• It explores how comics might correspond to Müller's theory of interfigurality (that is, how characters in different works of fiction relate and allude to each other).
  • It suggests that The Sandman and Vertigo have inspired a very peculiar subgenre of intertextual fantasy - which may not be unique to comics but seems to be especially well suited to this specific medium.
  • Most importantly, it points out that the notion of interfigurality presupposes a cognitive conception of characters. (Of course, intertextuality and transmediality rest on the cognitive processes of reading - on the readers' memory and inference - on a larger scale as well!)

The second one "Hyllyiltä ruutuihin ja ruuduista sydämiin: Sarjakuvahahmot muuttuvina elämystuotteina" came out in an anthology about experience economy Elämykset kulttuurina ja kulttuuri elämyksinä (2016). Unfortunately, the book is only available in Finnish and not open access quite yet. My text argues that the production history as well as the marketing strategies of comics industry have affected comic book characters in many direct and indirect ways - a fact that comics scholars ignore far too often! On the other hand, characters can be regarded as brands that differentiate and guide multi-platform media consumption. In addition, the final subchapter discusses how copyright holders and fan producers - canon and fanon - negotiate representational and identity issues largely through characters.

(This subject actually piqued my interest again this week, as the (admittedly) disappointing Sherlock season finale roused noisy internet protests against "queerbaiting". I'm not a real fandom researcher by any stretch of imagination, but the phenomenon might be worth looking at through the characters' perspective as well. Who is to say - or how is anyone to know - what a fictional character "deserves"? And does it matter, since - unlike us - fictional characters are able to lead several counterfactual lives?  - Well, apparently it does matter to great many people. And that right there is the really interesting part. Paradox of fiction exemplified - but also something much messier, more social and more complicated.).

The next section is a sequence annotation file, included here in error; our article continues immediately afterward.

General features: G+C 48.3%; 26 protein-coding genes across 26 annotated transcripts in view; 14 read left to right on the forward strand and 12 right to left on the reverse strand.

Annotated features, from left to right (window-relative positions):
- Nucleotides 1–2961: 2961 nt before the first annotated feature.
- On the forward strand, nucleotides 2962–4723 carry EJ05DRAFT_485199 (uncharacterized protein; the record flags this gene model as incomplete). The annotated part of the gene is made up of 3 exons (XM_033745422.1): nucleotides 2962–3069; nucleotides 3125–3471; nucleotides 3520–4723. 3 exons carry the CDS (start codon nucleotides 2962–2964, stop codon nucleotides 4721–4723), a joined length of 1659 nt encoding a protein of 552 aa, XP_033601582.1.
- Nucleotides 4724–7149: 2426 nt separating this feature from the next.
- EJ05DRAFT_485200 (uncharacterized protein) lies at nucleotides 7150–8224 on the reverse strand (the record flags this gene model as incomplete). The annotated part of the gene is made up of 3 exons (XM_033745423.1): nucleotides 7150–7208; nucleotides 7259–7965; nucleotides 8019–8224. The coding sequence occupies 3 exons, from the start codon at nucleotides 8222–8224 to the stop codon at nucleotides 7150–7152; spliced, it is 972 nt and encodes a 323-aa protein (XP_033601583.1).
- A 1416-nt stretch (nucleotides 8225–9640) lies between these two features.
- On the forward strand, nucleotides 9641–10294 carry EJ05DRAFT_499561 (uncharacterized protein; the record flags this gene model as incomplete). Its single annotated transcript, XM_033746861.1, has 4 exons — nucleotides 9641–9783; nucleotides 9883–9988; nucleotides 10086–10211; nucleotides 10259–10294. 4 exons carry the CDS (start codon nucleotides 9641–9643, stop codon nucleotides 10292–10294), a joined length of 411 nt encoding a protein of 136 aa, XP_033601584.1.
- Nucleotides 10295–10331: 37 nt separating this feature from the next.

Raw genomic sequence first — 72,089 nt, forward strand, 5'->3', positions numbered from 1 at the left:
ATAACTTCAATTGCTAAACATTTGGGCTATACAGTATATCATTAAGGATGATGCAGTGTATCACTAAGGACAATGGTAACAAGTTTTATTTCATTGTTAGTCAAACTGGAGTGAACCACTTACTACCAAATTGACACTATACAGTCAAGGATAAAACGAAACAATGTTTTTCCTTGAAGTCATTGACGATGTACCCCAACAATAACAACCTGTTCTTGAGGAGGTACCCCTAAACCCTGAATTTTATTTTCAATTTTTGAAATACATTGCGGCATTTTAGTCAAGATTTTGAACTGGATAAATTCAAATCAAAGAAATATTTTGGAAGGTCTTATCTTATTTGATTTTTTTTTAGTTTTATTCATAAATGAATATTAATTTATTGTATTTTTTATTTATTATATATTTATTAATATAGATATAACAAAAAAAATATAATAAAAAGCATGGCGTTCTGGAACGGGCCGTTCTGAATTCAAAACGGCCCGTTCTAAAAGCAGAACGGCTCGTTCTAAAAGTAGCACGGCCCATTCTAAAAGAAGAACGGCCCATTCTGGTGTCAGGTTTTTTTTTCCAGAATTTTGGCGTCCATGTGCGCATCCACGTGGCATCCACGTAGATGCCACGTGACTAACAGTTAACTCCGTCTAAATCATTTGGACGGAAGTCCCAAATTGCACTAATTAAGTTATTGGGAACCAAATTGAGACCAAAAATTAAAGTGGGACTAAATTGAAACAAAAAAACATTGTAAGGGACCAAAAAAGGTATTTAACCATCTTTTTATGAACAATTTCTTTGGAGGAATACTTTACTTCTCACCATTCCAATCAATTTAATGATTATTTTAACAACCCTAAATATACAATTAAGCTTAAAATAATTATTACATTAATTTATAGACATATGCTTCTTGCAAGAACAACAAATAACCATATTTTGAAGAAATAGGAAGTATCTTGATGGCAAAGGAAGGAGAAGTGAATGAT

On top of that, I presented at EIGHT conferences. And helped to organize one. Oh, and then there was this winter school where we sought alternatives to representational thinking (and I lodged in a freezing nunnery)!
Was that maaaaaybe a bit too much?
Oh, yes. I'm trying to take it easier this year and concentrate on writing for once.

Only two of the conferences required traveling abroad, though. SASS 2016 took me all the way to New Orleans, and while I didn't get that much out of the conference itself, I really enjoyed every drop of the Deep South. USA always surprises me (- and it used to be positive).

NOLA was rainy but wonderful.
Transmediations! conference in Växjö was the exact opposite: for a Finn, Sweden isn't exactly the most exciting place to explore, but the conference itself was easily the best one I attended during the entire busy year. I had such interesting conversations with so many nice people, and my own paper was overwhelmingly well received. (Marie-Laure Ryan actually praised my idea to rethink transmedia theories through character theories (and vice versa)! And that, boys and girls, is the origin story of my final dissertation article-in-process...)